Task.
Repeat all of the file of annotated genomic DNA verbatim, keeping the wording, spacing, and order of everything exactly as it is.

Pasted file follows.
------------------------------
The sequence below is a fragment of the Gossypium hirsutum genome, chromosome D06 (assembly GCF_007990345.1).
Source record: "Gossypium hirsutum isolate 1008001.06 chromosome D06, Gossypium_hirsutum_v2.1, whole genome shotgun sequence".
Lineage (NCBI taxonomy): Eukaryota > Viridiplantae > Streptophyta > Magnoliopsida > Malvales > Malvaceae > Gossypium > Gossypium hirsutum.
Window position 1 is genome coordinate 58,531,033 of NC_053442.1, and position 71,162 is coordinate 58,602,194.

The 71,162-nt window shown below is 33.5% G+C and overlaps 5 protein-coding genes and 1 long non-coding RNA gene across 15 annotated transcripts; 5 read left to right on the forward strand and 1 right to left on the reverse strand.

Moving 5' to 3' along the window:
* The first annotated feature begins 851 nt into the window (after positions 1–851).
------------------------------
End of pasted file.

The sequence below is a fragment of the Gossypium hirsutum genome, chromosome D06 (assembly GCF_007990345.1).
Source record: "Gossypium hirsutum isolate 1008001.06 chromosome D06, Gossypium_hirsutum_v2.1, whole genome shotgun sequence".
Lineage (NCBI taxonomy): Eukaryota > Viridiplantae > Streptophyta > Magnoliopsida > Malvales > Malvaceae > Gossypium > Gossypium hirsutum.
Window position 1 is genome coordinate 58,531,033 of NC_053442.1, and position 71,162 is coordinate 58,602,194.

The 71,162-nt window shown below is 33.5% G+C and overlaps 5 protein-coding genes and 1 long non-coding RNA gene across 15 annotated transcripts; 5 read left to right on the forward strand and 1 right to left on the reverse strand.

Moving 5' to 3' along the window:
* The first annotated feature begins 851 nt into the window (after positions 1–851).